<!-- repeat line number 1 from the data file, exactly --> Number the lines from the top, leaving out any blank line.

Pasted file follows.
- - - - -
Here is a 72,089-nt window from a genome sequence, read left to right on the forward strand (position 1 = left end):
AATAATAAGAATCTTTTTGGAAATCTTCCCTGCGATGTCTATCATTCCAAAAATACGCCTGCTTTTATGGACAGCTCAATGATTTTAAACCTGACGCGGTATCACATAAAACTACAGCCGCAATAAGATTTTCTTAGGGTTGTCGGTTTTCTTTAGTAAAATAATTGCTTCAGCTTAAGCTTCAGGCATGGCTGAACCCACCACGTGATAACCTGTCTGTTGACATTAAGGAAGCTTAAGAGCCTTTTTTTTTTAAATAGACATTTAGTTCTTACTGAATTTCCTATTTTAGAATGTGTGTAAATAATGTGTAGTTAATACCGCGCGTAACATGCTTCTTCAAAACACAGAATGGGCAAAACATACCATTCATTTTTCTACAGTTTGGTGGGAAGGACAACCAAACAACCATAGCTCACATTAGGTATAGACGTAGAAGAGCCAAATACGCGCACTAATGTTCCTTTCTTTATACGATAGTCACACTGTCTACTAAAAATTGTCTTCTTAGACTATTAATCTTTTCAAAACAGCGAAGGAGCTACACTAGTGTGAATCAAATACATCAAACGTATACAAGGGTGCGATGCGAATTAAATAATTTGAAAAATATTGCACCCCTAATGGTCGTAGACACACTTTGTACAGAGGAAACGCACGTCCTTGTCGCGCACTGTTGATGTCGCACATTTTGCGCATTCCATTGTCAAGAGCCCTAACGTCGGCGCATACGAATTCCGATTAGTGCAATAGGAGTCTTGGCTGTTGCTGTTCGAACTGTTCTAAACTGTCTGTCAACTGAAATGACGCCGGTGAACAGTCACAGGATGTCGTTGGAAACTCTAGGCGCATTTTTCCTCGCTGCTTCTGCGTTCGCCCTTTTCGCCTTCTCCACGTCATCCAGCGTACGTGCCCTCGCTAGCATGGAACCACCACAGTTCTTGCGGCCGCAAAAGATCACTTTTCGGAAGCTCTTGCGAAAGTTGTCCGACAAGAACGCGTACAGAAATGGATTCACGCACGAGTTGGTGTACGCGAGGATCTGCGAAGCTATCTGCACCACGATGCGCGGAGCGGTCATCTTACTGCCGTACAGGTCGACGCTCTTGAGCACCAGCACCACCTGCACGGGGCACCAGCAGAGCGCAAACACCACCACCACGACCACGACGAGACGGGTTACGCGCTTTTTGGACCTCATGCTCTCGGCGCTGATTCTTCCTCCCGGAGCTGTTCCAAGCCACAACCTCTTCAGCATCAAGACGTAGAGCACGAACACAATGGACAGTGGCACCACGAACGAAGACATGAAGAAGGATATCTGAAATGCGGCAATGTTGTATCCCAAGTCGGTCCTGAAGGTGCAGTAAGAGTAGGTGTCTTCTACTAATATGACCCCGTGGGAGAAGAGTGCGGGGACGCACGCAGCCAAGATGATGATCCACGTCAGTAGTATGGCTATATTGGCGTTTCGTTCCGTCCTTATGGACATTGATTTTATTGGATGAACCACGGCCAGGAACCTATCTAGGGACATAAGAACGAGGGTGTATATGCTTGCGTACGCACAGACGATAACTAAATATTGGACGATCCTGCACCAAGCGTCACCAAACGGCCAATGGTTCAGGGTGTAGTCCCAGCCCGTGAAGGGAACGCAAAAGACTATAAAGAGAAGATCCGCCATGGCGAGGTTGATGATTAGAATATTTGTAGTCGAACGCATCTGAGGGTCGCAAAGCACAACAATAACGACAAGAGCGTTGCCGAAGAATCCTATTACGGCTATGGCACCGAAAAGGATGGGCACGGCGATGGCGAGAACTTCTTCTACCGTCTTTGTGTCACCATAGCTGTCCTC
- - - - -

Here is a 72,089-nt window from a genome sequence, read left to right on the forward strand (position 1 = left end):